Foreign cellcos are racing to ally with DoCoMo. Perhaps they should look more closely under the flip-case.
by Daniel Scuka
Having conquered its domestic market, mobile carrier NTT DoCoMo is expanding overseas. In recent months, the cash-flush company has announced tie-ups with AOL Japan, Yahoo, Palm Computing KK, and several US, UK, and Asian telcos. Two European efforts -- DoCoMo Europe (UK) Limited and DoCoMo Communications Laboratories Europe (in Germany) -- aim to develop new business in the European market, while the AOL collaboration has global implications. But with international expansion comes unfettered international competition -- something DoCoMo hasn't faced before. Is the company the wireless wonder it's made up to be, or a spoiled child in for a dose of cold, hard reality?
DoCoMo's parent, NTT, Japan's former monopoly telco, has long been mollycoddled by Japanese bureaucrats, and no NTT Group company has ever really had to compete domestically on its merits, especially pricing. The giant telco has tremendous industry sway -- DoCoMo, not the equipment makers, sets the specifications for i-mode handsets. Nor did DoCoMo have to bid for its wireless spectrum -- it was simply granted to it under a government revenue-sharing scheme because of NTT's stature; thus the company didn't have to start life off buried in debt, as did most of its peers around the world.
DoCoMo has never faced customers outside its compliant domestic base. One of the big reasons Japanese customers are so eager for DoCoMo's convenient mobile Net offerings is because parent company NTT makes it so difficult and expensive to get online from home. (Could all this have been planned any better?) DoCoMo also enjoys the NTT brand name, which helps it land contracts with other big brands, like Sakura Bank. Such advantages don't -- and won't -- exist overseas.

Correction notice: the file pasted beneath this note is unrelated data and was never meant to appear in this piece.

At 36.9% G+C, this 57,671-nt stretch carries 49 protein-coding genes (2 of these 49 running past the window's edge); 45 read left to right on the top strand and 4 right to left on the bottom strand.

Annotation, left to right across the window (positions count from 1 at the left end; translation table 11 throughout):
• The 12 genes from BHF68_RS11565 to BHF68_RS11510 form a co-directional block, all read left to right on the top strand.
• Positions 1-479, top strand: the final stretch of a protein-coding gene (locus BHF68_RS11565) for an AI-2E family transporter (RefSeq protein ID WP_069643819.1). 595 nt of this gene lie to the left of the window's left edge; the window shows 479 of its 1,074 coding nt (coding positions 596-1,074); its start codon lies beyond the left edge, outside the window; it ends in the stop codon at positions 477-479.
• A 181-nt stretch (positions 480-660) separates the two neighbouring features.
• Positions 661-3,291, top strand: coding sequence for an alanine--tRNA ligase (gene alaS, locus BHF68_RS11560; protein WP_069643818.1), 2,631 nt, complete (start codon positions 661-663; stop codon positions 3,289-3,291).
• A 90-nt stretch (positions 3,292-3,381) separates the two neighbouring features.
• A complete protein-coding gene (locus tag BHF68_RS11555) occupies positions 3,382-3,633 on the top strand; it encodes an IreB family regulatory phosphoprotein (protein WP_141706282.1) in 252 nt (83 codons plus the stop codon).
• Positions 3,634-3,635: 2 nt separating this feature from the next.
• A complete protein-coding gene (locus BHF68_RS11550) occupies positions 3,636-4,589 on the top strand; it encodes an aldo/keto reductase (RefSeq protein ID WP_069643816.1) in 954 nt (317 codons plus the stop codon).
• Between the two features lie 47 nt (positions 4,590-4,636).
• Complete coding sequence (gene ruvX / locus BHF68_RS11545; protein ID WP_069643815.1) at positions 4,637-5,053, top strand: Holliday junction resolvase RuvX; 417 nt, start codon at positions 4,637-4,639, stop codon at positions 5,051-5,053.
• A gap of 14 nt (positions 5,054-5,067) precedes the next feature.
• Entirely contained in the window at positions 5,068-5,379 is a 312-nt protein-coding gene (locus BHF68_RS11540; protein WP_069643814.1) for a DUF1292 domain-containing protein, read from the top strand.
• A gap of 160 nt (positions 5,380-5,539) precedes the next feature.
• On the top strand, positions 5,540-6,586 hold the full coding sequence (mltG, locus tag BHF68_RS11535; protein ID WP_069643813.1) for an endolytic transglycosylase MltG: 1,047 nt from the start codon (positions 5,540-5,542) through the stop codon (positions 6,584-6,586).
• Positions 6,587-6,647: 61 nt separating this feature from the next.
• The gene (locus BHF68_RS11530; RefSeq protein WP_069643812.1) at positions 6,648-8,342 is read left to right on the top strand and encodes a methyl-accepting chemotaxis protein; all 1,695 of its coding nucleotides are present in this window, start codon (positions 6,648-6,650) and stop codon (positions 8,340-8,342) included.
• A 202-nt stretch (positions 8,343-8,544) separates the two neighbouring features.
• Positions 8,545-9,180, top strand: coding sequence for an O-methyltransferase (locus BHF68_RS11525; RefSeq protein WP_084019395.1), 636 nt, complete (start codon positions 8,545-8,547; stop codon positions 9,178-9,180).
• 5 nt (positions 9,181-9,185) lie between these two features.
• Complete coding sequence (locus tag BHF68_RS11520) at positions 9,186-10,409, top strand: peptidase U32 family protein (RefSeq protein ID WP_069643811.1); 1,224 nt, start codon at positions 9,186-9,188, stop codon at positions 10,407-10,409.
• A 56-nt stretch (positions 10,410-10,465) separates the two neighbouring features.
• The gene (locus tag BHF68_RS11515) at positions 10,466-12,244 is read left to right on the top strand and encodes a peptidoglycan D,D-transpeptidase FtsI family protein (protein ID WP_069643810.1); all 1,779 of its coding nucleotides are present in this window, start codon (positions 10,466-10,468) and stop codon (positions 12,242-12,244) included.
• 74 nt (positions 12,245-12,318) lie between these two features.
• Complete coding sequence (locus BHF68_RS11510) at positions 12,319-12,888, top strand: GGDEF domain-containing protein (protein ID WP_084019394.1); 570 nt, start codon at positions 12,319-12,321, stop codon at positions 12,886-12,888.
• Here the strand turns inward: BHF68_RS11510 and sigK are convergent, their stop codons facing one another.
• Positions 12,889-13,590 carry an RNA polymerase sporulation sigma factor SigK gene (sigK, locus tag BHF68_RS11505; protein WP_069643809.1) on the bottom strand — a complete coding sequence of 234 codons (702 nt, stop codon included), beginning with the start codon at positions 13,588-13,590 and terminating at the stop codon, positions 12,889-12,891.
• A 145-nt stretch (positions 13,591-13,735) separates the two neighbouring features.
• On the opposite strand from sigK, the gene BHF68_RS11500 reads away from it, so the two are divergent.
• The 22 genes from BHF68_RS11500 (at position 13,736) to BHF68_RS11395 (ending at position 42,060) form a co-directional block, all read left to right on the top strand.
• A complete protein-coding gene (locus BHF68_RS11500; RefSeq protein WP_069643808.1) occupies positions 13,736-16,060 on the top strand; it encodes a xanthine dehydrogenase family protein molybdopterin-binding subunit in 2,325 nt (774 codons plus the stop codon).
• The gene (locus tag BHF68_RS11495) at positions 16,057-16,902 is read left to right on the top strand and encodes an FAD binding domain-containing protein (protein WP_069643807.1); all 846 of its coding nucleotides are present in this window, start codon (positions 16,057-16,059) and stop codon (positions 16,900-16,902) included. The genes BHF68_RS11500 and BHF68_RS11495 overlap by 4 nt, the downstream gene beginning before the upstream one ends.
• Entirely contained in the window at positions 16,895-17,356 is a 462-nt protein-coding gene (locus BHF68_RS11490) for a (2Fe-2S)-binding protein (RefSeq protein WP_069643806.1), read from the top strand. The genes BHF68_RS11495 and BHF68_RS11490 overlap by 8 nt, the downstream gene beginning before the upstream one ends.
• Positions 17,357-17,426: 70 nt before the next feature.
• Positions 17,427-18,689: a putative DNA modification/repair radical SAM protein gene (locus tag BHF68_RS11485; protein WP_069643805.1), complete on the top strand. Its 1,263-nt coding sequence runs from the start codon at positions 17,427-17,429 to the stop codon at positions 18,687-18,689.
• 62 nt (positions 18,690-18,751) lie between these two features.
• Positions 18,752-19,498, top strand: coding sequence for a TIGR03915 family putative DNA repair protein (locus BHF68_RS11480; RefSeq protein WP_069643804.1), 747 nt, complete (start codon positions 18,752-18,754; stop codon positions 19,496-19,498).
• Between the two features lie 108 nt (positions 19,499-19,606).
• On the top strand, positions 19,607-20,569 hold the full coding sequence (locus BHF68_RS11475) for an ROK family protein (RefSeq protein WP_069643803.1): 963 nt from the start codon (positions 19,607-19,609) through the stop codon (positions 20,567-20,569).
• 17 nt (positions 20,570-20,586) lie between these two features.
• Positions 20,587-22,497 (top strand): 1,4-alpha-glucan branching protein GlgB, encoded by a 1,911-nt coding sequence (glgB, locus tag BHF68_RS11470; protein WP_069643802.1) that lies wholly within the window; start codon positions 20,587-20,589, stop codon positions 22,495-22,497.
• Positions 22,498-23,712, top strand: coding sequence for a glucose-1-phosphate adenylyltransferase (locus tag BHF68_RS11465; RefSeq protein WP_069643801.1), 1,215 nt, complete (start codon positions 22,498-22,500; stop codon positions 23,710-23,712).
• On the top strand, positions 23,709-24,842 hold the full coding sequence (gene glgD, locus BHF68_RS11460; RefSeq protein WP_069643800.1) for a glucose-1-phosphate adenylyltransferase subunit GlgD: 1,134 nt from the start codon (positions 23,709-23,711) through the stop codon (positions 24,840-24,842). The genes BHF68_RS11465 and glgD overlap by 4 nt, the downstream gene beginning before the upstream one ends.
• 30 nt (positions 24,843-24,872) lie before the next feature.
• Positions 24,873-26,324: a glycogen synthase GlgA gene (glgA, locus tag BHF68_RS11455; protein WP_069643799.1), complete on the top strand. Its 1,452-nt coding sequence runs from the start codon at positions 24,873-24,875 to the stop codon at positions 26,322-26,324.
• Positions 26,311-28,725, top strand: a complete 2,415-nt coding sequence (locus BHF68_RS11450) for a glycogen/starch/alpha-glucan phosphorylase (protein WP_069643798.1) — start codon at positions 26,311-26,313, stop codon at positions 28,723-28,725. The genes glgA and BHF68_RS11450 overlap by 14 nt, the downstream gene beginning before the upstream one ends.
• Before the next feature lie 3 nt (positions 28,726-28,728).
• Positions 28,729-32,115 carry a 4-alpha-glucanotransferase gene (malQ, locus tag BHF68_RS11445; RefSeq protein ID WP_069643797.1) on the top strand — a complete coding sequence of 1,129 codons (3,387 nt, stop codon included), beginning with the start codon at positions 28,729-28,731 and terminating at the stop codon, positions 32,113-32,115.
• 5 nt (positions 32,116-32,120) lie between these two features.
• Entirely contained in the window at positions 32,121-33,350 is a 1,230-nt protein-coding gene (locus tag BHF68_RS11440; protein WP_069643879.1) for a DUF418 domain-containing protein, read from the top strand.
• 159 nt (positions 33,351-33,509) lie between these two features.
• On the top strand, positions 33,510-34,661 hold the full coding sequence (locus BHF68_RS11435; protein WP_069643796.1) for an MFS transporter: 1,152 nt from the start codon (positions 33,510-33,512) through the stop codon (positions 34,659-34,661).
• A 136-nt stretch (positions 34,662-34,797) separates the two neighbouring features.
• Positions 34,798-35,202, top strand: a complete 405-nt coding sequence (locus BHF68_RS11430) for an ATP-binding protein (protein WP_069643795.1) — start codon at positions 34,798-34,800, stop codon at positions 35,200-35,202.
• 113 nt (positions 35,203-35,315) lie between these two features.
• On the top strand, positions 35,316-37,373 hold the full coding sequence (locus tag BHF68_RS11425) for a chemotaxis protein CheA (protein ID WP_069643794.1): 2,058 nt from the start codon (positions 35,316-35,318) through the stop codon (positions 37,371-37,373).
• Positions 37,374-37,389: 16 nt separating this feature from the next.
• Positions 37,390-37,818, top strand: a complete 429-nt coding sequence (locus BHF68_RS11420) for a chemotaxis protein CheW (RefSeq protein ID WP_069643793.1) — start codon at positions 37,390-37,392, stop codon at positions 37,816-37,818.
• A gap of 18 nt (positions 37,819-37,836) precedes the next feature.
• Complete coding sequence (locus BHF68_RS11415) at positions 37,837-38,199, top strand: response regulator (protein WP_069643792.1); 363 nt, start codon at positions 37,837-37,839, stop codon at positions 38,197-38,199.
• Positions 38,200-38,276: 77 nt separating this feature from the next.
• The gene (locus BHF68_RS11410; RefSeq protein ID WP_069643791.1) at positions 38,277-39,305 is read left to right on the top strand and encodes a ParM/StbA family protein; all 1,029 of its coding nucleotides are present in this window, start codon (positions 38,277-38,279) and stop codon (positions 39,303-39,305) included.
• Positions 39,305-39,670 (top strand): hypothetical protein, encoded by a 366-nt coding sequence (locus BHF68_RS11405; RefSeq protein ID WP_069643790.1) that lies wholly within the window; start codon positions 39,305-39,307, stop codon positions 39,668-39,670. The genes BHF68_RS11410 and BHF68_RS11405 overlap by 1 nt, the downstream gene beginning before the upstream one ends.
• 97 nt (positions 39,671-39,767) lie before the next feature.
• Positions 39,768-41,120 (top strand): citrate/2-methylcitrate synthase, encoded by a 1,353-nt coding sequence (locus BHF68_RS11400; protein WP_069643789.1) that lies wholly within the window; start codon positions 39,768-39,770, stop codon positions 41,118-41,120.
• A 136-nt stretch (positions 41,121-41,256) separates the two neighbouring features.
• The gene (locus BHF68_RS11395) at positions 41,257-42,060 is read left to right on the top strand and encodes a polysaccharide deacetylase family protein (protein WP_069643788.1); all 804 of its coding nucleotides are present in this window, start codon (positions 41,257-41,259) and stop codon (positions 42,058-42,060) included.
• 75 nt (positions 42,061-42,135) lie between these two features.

Total control is another thing that won't exist overseas. "The main thing that hits me," says Paul Eijkemans, mobile commerce editor of the Wireless Journal in Holland, "is how DoCoMo controls the entire customer experience." Design and sale of the handsets, types of calling plans and rate structure, billing and service options, number and type of official content providers -- it's all controlled by DoCoMo. The strangeness of this becomes apparent once you step outside Japan: try picturing France Telecom dictating handset designs to Sweden-based Ericcson.
Despite having never been globally weather tested, though, i-mode's success is empowering DoCoMo to forge strategic alliances around the world. This is made all the more remarkable by the fact that the technology behind i-mode could be easily replicated by any big carrier. International partners seeking out DoCoMo are apparently interested in the "expertise" it's developed with i-mode. In a word, consulting. Can you imagine DoCoMo consulting its new partners? Based on our success with i-mode, we suggest that you have an overprotective government, a compliant customer base, and no real competitors. That's what worked for us.
Ironically, as global operators move into third-generation offerings, any thought of implementing i-mode's simple technology will likely be abandoned in favor of WAP. i-mode will seem even more anemic with the introduction of new technologies like Bluetooth, Java, streaming audio and video, and enhanced security. Carriers worldwide will have to compete based on WAP's open standards. And with 3G and WAP, cellular operators everywhere -- including DoCoMo in Japan -- face becoming largely irrelevant, serving merely as "bit pipes," while third-party service providers (security, compression, streaming, m-com) become far more significant.
In the end, it may be more important to know not "how" DoCoMo did it, but "that" it did it. The "how" can be found in innumerable articles on the subject, and there's really no need for foreign players to partner with DoCoMo to acquire it. What's more significant is the "that." Know ye that by having a protective government, by sensibly dismissing the not-quite-ready WAP standard, by not having to bid competitively for spectrum, by having the leverage of a huge brand name, by having a compliant domestic customer base, and by devising a clever business model, DoCoMo has created for itself a chance to become the world's biggest name in wireless.
And "that" is all you need to know.